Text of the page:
Milken Institute School of Public Health at the George Washington University has received a $1.2 million grant from the National Institutes of Health to examine the marketing strategies used by Philip Morris International to sell a new tobacco product called IQOS.
Dr. Carla J. Berg, a professor of prevention and community health at Milken Institute SPH, will co-lead the three-year study. The research team will examine IQOS marketing and impact on consumer behavior in Israel, where the product has been sold since 2016, and in the United States, where it entered the marketplace this month.
Marketing strategies used to sell IQOS internationally include sponsorships of events, social media, and product-specific stores and kiosks. U.S. regulation already prohibit several of these tactics, including sponsorships, but an IQOS store newly opened in Atlanta as a test market, with plans to expand sales nationwide.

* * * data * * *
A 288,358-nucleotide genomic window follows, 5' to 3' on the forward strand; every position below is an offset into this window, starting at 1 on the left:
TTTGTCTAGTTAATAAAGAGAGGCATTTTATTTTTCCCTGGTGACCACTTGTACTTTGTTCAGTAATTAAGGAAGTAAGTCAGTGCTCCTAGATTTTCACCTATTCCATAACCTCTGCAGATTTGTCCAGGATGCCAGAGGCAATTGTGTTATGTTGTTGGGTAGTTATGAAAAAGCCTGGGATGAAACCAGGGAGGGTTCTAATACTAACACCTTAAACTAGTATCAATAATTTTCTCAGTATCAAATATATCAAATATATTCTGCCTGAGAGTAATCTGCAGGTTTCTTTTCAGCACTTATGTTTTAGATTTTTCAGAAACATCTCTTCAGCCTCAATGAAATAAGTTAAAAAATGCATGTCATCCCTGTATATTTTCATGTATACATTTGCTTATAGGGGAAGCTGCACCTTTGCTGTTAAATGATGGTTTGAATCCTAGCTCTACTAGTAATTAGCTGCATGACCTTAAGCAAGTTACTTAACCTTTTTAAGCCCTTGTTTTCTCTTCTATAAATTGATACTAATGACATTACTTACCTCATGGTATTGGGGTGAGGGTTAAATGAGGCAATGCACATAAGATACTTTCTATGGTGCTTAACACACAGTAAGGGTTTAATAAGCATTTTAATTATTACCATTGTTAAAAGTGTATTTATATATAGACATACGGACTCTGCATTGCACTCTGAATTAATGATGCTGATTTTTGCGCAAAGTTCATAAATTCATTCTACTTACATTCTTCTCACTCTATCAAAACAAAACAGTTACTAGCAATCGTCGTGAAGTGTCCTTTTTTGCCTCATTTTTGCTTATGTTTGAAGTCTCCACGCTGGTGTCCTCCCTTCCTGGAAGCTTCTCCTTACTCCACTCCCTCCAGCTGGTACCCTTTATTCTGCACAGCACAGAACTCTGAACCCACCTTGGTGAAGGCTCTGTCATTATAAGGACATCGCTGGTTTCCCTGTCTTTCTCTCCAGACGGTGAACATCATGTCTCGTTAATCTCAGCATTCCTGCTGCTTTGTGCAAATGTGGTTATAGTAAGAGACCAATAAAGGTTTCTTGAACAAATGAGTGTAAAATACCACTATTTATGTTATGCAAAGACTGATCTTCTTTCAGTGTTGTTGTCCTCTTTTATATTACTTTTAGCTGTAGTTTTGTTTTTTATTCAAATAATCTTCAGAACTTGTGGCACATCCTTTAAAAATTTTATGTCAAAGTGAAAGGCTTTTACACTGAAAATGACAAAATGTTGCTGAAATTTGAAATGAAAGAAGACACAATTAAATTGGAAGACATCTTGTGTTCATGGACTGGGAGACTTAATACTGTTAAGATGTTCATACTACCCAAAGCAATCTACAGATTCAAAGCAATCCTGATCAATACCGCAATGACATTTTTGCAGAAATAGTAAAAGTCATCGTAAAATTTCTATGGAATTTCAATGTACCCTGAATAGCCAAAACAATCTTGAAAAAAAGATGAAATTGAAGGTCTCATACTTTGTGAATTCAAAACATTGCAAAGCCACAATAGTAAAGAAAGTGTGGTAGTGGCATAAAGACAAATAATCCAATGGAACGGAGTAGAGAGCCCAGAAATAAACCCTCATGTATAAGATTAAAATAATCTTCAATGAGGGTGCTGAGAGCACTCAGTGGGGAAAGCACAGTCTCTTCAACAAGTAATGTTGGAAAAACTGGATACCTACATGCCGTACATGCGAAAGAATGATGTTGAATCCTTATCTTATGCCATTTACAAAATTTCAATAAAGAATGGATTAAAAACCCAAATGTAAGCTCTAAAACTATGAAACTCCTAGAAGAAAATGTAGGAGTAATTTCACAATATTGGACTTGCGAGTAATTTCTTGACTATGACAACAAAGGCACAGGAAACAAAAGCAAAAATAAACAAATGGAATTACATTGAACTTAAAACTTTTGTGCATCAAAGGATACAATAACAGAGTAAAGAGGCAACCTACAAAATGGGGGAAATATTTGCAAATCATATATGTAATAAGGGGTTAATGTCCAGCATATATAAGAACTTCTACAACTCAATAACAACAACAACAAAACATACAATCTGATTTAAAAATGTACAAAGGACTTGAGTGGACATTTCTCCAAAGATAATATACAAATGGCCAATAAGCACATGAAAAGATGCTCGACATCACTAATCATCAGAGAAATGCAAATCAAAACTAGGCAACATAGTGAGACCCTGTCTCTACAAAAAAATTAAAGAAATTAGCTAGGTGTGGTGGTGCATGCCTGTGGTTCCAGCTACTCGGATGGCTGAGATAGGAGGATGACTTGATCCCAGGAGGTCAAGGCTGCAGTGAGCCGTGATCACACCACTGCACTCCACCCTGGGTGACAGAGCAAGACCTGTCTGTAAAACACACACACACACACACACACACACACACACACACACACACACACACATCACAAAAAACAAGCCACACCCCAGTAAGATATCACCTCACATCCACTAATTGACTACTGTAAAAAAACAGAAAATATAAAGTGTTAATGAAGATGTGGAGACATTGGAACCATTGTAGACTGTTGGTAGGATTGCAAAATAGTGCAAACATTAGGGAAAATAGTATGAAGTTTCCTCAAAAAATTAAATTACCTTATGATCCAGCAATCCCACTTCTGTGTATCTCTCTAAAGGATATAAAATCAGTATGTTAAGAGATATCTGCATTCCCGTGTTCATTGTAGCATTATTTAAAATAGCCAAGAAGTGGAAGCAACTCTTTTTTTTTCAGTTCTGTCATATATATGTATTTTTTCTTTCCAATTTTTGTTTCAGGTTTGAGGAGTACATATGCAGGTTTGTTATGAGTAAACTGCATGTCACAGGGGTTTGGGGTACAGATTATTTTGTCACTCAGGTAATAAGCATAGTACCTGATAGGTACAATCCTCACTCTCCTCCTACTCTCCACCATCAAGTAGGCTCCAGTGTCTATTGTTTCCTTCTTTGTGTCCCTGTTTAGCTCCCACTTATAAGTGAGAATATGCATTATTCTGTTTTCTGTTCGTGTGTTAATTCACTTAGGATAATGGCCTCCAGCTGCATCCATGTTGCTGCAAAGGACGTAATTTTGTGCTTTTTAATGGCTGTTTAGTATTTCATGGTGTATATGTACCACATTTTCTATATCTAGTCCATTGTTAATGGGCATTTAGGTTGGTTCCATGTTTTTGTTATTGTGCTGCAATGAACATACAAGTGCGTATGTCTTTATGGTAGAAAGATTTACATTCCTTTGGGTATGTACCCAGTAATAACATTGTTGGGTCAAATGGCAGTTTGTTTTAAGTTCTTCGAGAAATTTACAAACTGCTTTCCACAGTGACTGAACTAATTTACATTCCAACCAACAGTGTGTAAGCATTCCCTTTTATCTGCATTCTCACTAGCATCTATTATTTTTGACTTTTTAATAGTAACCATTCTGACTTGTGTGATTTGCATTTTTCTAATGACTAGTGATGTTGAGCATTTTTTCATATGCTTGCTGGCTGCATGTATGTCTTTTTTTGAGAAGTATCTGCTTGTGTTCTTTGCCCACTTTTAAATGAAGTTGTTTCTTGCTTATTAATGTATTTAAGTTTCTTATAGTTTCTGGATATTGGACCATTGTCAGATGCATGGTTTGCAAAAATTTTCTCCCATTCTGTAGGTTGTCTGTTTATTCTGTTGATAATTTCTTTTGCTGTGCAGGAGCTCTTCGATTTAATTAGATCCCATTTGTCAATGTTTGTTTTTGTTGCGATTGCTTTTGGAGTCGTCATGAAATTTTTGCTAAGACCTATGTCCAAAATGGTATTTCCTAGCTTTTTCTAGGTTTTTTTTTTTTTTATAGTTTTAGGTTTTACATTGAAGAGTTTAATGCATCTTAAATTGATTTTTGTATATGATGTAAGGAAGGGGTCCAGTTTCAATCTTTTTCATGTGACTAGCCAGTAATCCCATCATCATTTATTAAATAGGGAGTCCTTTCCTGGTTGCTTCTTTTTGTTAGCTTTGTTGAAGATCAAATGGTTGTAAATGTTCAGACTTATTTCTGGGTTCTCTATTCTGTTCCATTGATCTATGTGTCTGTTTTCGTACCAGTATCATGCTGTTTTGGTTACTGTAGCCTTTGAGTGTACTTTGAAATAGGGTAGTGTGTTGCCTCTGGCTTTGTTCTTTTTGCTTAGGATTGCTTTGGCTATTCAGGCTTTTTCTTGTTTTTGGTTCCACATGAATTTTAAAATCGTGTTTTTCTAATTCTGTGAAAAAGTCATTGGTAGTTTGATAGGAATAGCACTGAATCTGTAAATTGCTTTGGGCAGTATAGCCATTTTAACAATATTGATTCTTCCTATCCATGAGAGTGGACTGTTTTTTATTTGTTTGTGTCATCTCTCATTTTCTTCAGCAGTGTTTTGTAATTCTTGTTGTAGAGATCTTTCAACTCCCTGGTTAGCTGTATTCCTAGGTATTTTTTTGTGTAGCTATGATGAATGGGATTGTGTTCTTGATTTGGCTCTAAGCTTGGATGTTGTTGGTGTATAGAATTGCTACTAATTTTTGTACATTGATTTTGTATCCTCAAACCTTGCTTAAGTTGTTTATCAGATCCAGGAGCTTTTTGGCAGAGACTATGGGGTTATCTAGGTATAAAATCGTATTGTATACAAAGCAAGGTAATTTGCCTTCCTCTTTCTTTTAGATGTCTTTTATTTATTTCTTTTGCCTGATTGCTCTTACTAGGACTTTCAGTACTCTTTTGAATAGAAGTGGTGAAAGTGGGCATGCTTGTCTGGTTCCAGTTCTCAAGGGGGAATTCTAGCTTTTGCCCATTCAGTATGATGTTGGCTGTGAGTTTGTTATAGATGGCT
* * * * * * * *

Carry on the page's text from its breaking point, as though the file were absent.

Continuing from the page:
Little data is available on youth use of IQOS internationally, and more research is needed to learn if U.S. young people would use the product. Dr. Berg and the research team will examine marketing of the product in Israel and the U.S. to determine if any could appeal to young people, possibly helping officials prevent youth use of another tobacco product.
“By understanding how IQOS has been marketed across different countries and policy contexts, we can more efficiently and quickly inform regulatory efforts in the U.S.” Dr. Berg said. “It’s critical to use real-world marketing examples to gauge the public health impact of this new product, particularly as it pertains to the uptake of such products among young people.”Friday Letter Submission, Publish on October 25